Does CPAN need a facelift?

    If it wouldn't be a fact that almost every time A Grand Idea thunders into my mind and, after quickly searching CPAN for such, I'd find that this Grand Idea had already been conceived, put into coding action and completed with the result of Some::Fine::Module, and if I were only a bit ahead of my time, I would have long ago written a vim macro which does make, make test, make clean, make dist and post it to CPAN by just issuing

    :publish

    in vim, which does all PAUSE interaction in a neat perlish way, using LWP, WWW::Mechanize and whatnot.

    And I would have extended that to also check whether that module is mine or somebody elses, and derived from that whether to just commit or issue a pull request and whatnot. Maybe I'll do that some day and publish the result here or elsewhere, but for now that isn't anywhere on my workbench queue.

    Do I need JavaScript or fancy CSS to install Modules? No. Why should I need such to publish? There's perlbug to report perl bugs, mailing lists etc. Why should I use a browser?

    So, no, CPAN doesn't need a facelift. It doesn't even need to have a face. It lives because of its content.

    perl -le'print map{pack c,($-++?1:13)+ord}split//,ESEL'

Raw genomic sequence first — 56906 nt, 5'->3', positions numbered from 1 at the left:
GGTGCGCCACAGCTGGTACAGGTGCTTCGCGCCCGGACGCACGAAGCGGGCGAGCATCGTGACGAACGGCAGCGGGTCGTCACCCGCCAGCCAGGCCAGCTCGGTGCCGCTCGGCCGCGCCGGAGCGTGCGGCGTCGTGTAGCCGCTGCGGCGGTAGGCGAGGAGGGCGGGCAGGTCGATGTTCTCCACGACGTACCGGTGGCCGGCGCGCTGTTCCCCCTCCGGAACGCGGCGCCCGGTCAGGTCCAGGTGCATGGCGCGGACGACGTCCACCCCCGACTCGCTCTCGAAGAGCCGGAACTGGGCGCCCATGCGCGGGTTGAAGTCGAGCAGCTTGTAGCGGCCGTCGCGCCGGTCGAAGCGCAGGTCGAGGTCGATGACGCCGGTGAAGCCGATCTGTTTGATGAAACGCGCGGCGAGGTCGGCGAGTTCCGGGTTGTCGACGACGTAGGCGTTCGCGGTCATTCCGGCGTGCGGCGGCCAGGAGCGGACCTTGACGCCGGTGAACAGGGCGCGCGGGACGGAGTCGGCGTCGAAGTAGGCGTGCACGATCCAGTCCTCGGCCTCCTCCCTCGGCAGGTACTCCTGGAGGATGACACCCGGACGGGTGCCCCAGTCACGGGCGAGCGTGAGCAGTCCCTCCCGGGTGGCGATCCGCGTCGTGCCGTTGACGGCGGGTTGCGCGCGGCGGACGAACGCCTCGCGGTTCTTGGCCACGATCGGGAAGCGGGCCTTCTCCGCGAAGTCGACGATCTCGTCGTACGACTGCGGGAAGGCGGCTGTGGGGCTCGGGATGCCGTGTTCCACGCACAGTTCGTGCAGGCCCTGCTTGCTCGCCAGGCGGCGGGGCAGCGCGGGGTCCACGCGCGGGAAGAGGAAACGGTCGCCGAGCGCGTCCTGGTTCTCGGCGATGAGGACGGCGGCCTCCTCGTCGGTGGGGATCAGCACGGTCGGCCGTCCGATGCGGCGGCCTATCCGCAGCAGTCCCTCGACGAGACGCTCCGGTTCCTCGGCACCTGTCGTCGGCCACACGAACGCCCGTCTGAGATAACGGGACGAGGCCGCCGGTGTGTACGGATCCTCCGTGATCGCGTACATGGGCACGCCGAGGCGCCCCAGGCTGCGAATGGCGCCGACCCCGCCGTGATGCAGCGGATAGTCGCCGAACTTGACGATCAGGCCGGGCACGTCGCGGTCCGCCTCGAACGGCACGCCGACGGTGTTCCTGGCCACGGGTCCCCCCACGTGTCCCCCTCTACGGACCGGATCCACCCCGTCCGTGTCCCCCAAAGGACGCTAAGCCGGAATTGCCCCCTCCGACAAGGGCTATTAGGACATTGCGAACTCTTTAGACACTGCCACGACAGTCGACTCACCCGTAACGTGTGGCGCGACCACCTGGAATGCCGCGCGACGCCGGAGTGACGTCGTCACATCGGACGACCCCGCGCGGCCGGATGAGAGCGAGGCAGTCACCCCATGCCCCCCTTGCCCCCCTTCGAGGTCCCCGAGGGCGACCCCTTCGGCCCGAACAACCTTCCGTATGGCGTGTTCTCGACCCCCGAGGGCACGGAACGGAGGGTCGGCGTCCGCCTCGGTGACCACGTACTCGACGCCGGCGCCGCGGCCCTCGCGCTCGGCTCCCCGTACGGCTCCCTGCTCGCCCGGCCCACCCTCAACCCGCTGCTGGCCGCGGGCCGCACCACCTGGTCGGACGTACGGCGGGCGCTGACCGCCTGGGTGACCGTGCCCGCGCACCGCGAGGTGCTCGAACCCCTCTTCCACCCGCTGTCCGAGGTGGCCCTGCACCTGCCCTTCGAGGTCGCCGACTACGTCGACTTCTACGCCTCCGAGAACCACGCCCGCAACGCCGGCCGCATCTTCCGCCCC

Re: Efforts to modernize CPAN interface?
by 1nickt (Monsignor) on Dec 20, 2017 at 11:57 UTC

    You should go back to Drupal. It has shiny web pages and form always trumps function.

    You should also give some thought to why your posts and even questions are receiving downvotes, rather than being so cavalier and dismissive about it. You claim to be here seeking the wisdom of "seasoned monks" but in fact you disregard almost everything you're told.

    The best thing you personally can do for CPAN is not clutter it up.


    The way forward always starts with a minimal test.
Re: Efforts to modernize CPAN interface?
by Anonymous Monk on Dec 20, 2017 at 06:25 UTC

    Downvotes and nasty ad homs welcomed and encouraged for entertainment purposes. More thoughtful comments are welcome as well.

    Great!

    So some guy can't be arsed to RTFM,

    wants somebody else to spend money to "modernize" (whatever that means),

    some interface which 1) works as is

    2) is not used that much

    because he is unhappy ?

    Classic asshole :)

Re: Efforts to modernize CPAN interface?
by Anonymous Monk on Dec 20, 2017 at 07:19 UTC
Re: Efforts to modernize CPAN interface?
by sundialsvc4 (Abbot) on Dec 22, 2017 at 16:15 UTC

    CPAN is a very-mission-critical software system that presently works.   It is used by an unknowable number of projects throughout the planet.   Function, and predictable stability, is far more important than appearances.   (Kindly notice that PerlMonks continues to look and, to function much as it has done for ... decades.)   Suggestions for functional or use-case improvements should be welcomed, but an engineering tool whose purpose is to provide access to a vast software repository has no particular need to be “sexy” ... nor to be possibly-destabilized in pursuit of it.   Freight locomotives are not good-looking, except to railfans . . .